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Proceedings Paper

Is penile electrocautery safe?: II. Temperature assessment in a pediatric computational model
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Paper Abstract

Electrocautery in pediatric penile procedures is modeled with the finite element method. Both the electromagnetic power deposition and heat transport due to thermal conduction and blood flow are considered. Anatomical geometry in the region of interest is derived from MR scans of a pediatric penile case. Penile tissue property parameters and variables associated with the electrocautery procedure are varied to study the range of possible responses to the thermal load engendered. Results suggest that electrocautery in the pediatric penis is safe if properly applied. Temperature elevations along the urethra from the tip to the base of the penis do occur, and are influenced most strongly by the power setting, the number and duration of electrocautery events, and their repetition rate. Cross-sectional dimensions of the penis are also important. However, even under relatively extreme conditions, temperature rise is relatively short-lived. Thermal dose estimates suggest that the area of significant thermal damage is confined to the superficial portion of the penis proximal to the site of electrocautery. Further, the model contains a number of simplifications which conspire to over-predict the temperature elevations produced. Hence, the results presented here may be viewed conservatively as worst-case estimates in terms of the safety ofthe procedure vis-a-vis the induction ofthermal injury distal to the site ofelectrocautery in the pediatric penis.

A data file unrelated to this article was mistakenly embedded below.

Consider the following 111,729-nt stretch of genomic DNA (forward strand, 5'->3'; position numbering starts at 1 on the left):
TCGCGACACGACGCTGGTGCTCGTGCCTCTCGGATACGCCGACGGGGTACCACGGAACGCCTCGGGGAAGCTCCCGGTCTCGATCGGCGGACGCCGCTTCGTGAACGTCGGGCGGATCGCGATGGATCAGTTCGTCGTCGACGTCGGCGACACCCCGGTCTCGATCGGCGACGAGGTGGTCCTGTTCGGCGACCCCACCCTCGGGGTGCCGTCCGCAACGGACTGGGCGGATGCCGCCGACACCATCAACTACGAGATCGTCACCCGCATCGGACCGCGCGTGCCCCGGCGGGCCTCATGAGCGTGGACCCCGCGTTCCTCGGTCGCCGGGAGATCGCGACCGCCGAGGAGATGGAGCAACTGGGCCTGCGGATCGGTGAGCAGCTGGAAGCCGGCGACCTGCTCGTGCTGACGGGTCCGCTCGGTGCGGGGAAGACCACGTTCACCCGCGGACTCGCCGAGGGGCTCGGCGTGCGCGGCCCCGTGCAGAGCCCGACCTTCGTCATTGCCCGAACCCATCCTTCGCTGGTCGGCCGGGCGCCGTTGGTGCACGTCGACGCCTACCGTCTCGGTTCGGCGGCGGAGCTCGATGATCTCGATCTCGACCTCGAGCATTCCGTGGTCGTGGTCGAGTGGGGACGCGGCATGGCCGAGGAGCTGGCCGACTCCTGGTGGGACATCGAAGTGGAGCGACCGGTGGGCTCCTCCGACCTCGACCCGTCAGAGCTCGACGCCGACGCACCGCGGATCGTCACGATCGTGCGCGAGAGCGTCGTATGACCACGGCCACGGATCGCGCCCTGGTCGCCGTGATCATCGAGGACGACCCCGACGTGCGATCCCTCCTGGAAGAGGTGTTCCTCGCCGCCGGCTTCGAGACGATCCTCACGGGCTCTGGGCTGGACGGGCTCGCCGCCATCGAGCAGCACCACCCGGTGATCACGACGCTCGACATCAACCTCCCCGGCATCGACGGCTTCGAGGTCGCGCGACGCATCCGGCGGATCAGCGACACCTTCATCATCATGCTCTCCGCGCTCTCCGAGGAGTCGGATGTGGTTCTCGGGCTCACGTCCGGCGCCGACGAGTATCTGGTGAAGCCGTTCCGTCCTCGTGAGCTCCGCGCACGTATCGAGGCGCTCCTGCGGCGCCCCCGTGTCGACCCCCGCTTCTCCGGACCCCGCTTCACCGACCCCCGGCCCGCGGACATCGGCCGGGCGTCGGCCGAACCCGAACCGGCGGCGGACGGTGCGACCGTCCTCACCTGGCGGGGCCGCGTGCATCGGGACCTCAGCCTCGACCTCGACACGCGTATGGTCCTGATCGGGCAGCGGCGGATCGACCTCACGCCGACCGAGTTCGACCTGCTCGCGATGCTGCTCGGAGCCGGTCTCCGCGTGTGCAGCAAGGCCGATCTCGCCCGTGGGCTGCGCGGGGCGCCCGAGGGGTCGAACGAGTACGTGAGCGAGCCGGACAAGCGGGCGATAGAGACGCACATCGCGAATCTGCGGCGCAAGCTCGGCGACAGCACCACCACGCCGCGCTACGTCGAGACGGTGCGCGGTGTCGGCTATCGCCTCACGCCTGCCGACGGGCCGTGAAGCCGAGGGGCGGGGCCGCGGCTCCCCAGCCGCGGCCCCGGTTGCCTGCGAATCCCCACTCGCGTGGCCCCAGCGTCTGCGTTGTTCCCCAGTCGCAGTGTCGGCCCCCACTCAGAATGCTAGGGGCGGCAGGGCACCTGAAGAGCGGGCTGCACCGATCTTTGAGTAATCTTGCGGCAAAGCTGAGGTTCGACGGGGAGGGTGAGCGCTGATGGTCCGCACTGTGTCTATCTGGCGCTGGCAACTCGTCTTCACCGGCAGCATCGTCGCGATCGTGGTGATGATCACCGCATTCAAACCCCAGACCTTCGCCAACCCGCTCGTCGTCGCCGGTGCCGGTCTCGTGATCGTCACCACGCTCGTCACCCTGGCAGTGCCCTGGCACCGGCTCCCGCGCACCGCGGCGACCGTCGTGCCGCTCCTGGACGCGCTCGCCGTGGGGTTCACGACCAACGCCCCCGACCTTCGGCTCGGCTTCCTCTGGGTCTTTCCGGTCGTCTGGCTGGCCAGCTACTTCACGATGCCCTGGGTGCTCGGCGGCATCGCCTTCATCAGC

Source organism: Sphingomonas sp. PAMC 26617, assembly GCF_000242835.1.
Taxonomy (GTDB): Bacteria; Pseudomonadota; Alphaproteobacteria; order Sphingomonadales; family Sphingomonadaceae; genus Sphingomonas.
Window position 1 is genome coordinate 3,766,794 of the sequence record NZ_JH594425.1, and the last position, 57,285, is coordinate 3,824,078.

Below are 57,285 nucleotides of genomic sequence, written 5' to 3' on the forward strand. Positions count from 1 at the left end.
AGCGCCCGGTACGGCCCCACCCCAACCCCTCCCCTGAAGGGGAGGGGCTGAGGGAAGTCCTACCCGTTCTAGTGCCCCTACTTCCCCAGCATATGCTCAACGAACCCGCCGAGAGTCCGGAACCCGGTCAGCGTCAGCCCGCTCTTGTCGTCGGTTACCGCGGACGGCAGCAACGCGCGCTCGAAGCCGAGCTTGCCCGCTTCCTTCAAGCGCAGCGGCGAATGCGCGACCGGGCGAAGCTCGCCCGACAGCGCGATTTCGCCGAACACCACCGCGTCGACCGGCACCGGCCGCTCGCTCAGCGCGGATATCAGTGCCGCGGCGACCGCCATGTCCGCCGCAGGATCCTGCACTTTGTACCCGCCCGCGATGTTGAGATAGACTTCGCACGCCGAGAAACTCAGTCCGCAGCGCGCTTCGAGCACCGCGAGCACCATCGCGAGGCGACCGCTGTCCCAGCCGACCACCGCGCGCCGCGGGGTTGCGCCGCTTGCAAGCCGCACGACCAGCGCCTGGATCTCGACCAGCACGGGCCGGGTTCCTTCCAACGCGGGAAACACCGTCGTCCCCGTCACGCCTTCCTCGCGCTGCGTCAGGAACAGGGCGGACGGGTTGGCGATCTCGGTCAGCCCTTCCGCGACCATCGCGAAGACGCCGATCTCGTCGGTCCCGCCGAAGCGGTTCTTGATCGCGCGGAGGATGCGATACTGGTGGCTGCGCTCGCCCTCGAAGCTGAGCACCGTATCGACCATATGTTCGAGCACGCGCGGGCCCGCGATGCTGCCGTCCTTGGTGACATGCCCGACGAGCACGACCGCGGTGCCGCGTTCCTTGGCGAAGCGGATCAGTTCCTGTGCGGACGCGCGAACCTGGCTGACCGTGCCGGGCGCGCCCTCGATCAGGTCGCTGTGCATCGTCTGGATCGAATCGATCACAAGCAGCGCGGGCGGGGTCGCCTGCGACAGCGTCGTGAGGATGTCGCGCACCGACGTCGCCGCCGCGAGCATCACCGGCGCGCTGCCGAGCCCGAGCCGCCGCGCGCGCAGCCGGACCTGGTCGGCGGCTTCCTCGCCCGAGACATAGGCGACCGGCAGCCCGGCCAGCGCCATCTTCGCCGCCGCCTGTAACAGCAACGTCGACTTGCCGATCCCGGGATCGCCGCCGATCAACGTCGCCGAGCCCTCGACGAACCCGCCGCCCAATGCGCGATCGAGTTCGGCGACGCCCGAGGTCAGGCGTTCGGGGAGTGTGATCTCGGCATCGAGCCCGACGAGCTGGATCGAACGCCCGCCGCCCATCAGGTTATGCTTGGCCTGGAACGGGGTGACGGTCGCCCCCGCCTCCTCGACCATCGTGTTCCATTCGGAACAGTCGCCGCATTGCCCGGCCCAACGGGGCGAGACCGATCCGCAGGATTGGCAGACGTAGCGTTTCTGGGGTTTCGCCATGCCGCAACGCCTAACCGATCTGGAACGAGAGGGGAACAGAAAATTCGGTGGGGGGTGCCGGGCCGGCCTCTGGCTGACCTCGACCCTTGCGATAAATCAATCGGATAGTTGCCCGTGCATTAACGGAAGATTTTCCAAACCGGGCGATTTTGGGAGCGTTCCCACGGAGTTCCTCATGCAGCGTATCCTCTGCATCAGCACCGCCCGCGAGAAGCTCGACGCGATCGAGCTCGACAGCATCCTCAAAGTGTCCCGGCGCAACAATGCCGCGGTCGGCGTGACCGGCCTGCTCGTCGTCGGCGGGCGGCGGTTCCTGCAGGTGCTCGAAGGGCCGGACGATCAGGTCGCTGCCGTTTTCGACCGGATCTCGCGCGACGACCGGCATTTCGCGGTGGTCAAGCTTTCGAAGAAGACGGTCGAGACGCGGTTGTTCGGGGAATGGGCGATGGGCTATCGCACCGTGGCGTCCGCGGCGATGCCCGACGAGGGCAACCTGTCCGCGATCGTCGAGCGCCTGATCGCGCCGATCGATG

Paper Details

Date Published: 1 June 2001
PDF: 9 pages
Proc. SPIE 4247, Thermal Treatment of Tissue: Energy Delivery and Assessment, (1 June 2001); doi: 10.1117/12.427859
Show Author Affiliations
Keith D. Paulsen, Dartmouth College (United States)
P. Jack Hoopes, Dartmouth Medical School (United States)
Thomas P. Ryan, Ethicon, Inc. (United States)


Published in SPIE Proceedings Vol. 4247:
Thermal Treatment of Tissue: Energy Delivery and Assessment
Thomas P. Ryan, Editor(s)

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